Group A. COTS-based development and life cycle processes: how they involve requirements.

- Scope of requirements in COTS-based systems.

-        User services.

-        COTS-based system development or integration.

-        COTS product level.

- Influencing factors when determining requirements.

-        Business case.

-        Old vs. new requirements.

-        Market drivers.

-        Supplier characteristics (responsiveness, maturity, evolution path, …).

-        Requirements as evaluation criteria.

- COTS add some uncertainty…

-        All the existing COTS taken into account?

-        Some COTS properties may be uncontrollable.

- …then we need a risk-driven process.

-        Prioritise requirements.

-        Start with full but coarse-grain requirements coverage.

-        Use multi-stage COTS filtering processes with increasing detail.

- Life cycle concurrent in nature.

-        Concurrently engineer requirements, architecture and COTS selection.

-        Concurrent stakeholder negotiation, prototyping, architecture analysis, COTS evaluation, business case analysis.

- Some properties of requirements for COTS-based systems.

-        Assurance requirements: safety, security.

-        Need for more flexible and adaptable requirements.

-        Licensing.

 

Group B. Evaluation of requirements.

- Matching requirements with descriptions.

-        The level of precision is not clear.

-        Adoption of decision-making techniques.

- Descriptions of COTS products. Needed for matching requirements with products.

-        Need of structured descriptions.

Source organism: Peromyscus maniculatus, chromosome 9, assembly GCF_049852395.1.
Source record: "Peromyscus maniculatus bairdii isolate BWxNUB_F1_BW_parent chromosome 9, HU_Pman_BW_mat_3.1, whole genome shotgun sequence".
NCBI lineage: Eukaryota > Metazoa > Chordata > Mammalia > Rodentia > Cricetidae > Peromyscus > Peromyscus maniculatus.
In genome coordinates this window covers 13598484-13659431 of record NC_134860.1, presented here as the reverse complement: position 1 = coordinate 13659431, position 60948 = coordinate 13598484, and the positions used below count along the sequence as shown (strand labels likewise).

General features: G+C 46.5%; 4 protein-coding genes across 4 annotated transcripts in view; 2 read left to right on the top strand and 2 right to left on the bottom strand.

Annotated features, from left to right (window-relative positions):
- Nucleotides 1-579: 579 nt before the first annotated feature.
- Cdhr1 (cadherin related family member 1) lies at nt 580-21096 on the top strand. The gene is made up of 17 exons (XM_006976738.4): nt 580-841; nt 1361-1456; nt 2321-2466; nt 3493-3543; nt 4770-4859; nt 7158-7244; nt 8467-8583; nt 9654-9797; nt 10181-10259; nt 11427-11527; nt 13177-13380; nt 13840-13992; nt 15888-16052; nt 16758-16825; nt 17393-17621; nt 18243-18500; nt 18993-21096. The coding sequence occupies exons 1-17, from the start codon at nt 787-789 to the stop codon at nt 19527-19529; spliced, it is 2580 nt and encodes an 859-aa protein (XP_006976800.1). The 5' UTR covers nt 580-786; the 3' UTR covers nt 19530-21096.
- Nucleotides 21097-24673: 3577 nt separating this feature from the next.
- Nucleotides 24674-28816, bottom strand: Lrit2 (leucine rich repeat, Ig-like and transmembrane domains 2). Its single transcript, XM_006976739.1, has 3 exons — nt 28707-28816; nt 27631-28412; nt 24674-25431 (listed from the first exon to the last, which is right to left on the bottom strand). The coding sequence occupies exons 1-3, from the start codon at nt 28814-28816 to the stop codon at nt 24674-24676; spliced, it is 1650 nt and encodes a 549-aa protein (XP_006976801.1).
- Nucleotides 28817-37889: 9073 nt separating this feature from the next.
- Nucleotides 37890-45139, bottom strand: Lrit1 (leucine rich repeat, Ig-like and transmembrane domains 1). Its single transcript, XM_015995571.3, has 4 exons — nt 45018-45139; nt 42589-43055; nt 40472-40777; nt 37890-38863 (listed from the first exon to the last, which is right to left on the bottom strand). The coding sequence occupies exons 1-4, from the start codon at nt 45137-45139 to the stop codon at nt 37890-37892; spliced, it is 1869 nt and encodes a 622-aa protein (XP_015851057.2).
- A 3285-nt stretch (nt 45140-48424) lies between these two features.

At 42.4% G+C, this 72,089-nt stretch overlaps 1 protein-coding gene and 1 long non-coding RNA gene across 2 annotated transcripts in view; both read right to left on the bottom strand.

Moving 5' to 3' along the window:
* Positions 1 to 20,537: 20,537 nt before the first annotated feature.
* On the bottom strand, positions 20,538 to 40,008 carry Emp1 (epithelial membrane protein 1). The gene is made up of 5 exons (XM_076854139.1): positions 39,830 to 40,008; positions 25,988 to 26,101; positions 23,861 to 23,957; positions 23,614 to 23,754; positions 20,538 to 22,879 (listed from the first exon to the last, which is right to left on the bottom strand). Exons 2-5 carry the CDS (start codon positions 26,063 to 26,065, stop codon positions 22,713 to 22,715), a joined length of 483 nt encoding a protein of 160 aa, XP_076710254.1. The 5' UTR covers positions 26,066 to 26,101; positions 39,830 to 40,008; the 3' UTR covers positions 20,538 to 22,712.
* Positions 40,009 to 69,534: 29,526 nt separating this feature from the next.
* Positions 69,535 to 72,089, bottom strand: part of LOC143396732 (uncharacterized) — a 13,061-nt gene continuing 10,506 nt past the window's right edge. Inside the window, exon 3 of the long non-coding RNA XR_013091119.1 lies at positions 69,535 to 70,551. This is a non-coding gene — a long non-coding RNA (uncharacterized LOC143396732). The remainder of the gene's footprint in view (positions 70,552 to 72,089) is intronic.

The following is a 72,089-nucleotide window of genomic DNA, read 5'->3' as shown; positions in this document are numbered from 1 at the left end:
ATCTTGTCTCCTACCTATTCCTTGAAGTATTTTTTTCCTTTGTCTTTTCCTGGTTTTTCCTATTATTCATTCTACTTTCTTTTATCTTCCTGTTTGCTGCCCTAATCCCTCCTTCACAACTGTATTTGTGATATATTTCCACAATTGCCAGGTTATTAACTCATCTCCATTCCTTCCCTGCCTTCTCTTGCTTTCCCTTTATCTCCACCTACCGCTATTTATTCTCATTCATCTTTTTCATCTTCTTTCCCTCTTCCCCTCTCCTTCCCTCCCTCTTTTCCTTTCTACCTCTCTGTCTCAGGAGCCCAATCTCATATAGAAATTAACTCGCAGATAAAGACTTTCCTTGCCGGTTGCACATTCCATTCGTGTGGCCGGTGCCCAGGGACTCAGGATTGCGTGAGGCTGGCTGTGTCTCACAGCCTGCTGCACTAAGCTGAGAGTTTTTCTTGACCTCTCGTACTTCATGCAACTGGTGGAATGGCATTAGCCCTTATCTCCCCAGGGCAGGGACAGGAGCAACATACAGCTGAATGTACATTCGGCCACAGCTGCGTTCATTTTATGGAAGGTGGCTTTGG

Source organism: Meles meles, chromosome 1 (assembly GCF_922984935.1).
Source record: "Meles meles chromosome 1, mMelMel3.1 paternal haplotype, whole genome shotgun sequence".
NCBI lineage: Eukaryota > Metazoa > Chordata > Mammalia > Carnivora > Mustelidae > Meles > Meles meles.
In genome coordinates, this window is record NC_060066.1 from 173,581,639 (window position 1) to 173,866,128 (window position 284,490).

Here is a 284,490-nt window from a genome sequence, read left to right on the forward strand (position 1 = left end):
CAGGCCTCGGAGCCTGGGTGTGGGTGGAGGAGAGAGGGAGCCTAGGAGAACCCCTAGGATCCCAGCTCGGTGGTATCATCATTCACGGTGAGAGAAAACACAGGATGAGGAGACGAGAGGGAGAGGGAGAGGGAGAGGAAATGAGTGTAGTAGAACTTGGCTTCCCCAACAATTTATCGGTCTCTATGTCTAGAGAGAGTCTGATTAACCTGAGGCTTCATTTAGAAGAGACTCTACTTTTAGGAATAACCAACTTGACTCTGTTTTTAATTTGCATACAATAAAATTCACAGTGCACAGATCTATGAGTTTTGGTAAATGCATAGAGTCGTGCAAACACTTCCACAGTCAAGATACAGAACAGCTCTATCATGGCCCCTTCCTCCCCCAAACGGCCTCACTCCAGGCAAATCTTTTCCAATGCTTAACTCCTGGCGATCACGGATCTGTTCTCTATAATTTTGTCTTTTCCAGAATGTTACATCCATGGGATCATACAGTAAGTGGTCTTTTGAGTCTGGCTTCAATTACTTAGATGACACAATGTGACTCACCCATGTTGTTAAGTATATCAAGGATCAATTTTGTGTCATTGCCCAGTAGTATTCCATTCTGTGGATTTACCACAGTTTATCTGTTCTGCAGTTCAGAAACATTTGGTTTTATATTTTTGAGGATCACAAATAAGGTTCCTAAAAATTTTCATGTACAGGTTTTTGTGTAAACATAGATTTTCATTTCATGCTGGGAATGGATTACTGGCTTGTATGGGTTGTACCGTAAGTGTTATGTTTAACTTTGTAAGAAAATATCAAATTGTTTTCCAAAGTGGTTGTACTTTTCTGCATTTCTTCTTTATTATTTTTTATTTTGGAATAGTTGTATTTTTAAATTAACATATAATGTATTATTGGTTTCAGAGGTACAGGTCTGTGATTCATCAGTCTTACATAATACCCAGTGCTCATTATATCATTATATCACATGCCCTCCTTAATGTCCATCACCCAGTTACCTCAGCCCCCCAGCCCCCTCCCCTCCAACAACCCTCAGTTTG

-        Taxonomies of COTS products.

-        Need to describe not only products but also suppliers.

-        Aim at reusing descriptions in different contexts.

-        Knowledge management: who, when, …

-        Configuration management, mainly how to evolve descriptions when new releases of COTS products are delivered.

- Trust of the information available about COTS products.

-        Third-party certification.

-        Quality assurance by COTS supplier.

-        Legal issues (consequences of failures if the information available is not true).

- Dependencies among COTS.

-        Dependencies impact on requirements elicitation and analysis.

-        Models to represent dependencies are required.

- “Instant” testing. That is, how to test requirements on freshly obtained COTS (e.g., demo versions available on the web).

-        Third-party testing.

 

Group C. Negotiation of requirements. Types of requirements.

- Factors affecting negotiation.

-        Risk.

-        Evidence.

-        Justification of decisions.

-        Prioritisation.

-        Taking COTS upgrades into account.

- Research issues related to negotiation.

-        Determining what’s negotiable.

-        Decision model for negotiation/selection.

-        Decision model for deciding whether customise, adapt or build.

-        Models for generic requirements and services.

-        Vendor Maturity Model.

- Requirements on vendors.

-        Trust - reputation.

-        Financial viability.

-        Organizational structure.

-        Size.

-        Market share.

-        CMM level (or process maturity in general).

- Requirements on products.

-        Scope.

-        Compositionality.

-        Maskability.

-        Architecture requirements.

-        Portability.

-        Maturity - reliability.

-        Flexibility – customisation.

-        Learning – training.

-        Installation.